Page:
Checking information provided to us
The laws give us time to review information you have given us. In relation to income tax, for most people we have two years from the date of their assessment; for some others it is four years. For other taxes it is four years. Where there is evasion or fraud there is no time limit.
If you give us information and then realise it is wrong, let us know as quickly as possible.
If correcting the mistake means we owe you money we will pay it to you. We will also pay you any interest you are entitled to.
If you come forward to tell us about a mistake which means you owe us money, we will ask you to pay the money and may also charge you interest. However, in most cases we will reduce any penalty that may apply.
In some cases, time limits set by the law will not allow us to make adjustments.
We match the information you give us in tax returns and other documents with information we get from:
- other government agencies
- financial institutions.
We also conduct audits and reviews to verify information.
Sometimes we ask you to provide evidence to support what you have told us.
Note: You are still responsible for the accuracy of the information you give us even if someone else, including a registered tax agent or BAS agent, helps you to prepare a tax return or other document.
People sometimes tell us that other members of the community are not meeting their tax obligations. We consider this information, although the law does not allow us to tell the person who provided it about the outcome of any enquiries.
We treat this information, including the identity of the people who provide it, in strict confidence.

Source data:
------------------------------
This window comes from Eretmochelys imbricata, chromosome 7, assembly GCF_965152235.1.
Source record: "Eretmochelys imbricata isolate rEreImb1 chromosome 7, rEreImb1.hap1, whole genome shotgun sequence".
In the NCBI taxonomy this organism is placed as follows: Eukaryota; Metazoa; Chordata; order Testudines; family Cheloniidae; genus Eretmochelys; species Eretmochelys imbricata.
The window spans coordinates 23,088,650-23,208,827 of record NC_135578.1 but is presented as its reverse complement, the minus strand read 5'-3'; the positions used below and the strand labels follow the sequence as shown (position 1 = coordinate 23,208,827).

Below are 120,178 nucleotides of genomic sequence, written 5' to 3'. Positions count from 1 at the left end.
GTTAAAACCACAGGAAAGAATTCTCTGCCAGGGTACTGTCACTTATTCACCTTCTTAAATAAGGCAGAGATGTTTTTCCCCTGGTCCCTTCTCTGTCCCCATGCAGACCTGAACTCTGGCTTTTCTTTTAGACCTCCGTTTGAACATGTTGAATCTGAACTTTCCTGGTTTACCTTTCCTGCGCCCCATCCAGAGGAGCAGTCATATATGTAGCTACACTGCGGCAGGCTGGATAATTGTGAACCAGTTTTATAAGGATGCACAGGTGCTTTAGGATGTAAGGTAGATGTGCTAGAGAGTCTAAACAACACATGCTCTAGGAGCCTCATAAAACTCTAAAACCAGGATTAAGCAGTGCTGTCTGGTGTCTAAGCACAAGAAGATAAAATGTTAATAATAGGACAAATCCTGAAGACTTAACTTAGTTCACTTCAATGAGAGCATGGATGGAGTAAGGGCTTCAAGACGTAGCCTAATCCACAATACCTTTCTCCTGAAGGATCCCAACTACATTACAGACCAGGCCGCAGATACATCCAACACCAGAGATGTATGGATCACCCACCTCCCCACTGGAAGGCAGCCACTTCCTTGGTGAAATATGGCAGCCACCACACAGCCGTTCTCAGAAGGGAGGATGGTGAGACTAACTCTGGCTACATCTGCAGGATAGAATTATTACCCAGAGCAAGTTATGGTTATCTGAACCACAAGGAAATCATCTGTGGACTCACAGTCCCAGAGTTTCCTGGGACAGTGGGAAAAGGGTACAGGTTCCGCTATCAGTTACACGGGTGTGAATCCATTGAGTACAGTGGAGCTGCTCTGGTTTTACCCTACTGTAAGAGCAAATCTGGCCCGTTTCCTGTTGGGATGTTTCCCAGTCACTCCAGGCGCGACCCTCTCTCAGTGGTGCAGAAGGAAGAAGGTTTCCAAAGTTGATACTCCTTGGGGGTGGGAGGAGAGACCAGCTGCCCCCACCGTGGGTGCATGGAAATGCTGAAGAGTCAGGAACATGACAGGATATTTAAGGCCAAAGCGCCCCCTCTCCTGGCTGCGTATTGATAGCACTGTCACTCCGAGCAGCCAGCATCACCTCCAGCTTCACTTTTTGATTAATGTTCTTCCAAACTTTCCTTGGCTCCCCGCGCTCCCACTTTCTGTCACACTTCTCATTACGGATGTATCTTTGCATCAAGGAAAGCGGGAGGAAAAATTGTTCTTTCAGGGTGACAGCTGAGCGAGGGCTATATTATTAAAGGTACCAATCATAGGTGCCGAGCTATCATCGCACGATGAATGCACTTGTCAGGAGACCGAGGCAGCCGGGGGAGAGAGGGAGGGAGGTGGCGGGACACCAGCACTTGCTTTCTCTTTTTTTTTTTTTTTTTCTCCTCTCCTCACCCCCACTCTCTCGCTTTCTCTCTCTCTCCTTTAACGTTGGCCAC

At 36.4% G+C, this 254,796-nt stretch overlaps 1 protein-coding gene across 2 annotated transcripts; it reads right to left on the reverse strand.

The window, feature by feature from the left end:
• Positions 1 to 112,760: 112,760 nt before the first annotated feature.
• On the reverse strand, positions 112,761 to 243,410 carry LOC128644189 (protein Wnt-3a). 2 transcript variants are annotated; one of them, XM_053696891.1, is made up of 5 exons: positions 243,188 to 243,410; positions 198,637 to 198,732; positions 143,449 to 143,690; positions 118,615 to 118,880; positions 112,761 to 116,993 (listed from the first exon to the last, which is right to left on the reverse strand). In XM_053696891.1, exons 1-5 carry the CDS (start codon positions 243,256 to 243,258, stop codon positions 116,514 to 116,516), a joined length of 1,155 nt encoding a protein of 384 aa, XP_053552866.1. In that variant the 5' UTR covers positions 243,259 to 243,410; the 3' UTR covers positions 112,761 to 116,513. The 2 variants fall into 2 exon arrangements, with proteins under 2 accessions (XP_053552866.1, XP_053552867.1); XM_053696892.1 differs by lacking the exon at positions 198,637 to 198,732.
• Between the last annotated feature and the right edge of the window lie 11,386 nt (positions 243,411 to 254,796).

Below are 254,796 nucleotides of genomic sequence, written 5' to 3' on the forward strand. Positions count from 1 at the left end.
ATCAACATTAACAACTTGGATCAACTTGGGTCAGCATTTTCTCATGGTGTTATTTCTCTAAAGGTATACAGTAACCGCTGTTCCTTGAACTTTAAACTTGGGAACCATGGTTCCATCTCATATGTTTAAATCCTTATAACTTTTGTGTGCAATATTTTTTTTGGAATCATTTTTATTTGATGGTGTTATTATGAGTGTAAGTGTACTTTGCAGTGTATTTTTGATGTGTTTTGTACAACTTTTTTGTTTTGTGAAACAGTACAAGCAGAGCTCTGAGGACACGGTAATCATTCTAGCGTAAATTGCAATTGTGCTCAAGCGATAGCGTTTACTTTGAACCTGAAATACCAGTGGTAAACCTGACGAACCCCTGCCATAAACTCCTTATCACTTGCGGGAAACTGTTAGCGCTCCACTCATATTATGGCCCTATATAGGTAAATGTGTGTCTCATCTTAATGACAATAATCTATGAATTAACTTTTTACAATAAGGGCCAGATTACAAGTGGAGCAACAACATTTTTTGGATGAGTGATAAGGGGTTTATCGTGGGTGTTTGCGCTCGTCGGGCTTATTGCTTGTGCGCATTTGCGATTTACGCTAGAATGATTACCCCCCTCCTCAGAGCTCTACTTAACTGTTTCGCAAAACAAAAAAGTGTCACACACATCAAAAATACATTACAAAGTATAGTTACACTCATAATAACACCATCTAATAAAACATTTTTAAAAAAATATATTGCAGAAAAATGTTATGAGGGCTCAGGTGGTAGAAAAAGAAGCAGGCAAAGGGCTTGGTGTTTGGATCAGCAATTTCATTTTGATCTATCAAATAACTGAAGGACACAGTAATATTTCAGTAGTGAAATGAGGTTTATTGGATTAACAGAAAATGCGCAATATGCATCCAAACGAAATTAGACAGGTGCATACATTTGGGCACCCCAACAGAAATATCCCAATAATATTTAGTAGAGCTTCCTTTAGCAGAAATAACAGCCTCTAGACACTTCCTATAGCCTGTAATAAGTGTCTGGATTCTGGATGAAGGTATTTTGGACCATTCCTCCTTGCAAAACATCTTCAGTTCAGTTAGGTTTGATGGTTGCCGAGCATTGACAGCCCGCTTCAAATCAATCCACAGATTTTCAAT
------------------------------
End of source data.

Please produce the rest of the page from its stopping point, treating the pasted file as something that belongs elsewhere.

If we find a discrepancy
If we find a discrepancy when we check your information, we give you a chance to explain it. In straightforward cases, if the information is incorrect or you have omitted income that should have been included, we make adjustments.
In other cases, we take your explanation into account when we work out if the information you have provided is accurate. We accept that what you tell us is correct - or that you believe it to be correct - unless facts, logic, circumstances, plausibility or our interpretation of the law indicate otherwise.
If we still think the information you gave us is wrong, we make adjustments. We explain our decision and tell you how you can have the decision reviewed.
When we make an adjustment, you may be charged a penalty. You may also have to pay an interest charge. In calculating any penalty, we take into account whether you took reasonable care in providing us with complete and accurate information.
Taking reasonable care means taking the amount of care that a reasonable person in your circumstances would take to meet their obligations. It means - for example, you must try your best to lodge a correct tax return or statement.
There are also heavy penalties if you deliberately, intentionally or fraudulently disregard your obligations. In many cases you can be prosecuted.
Charter explanatory booklet.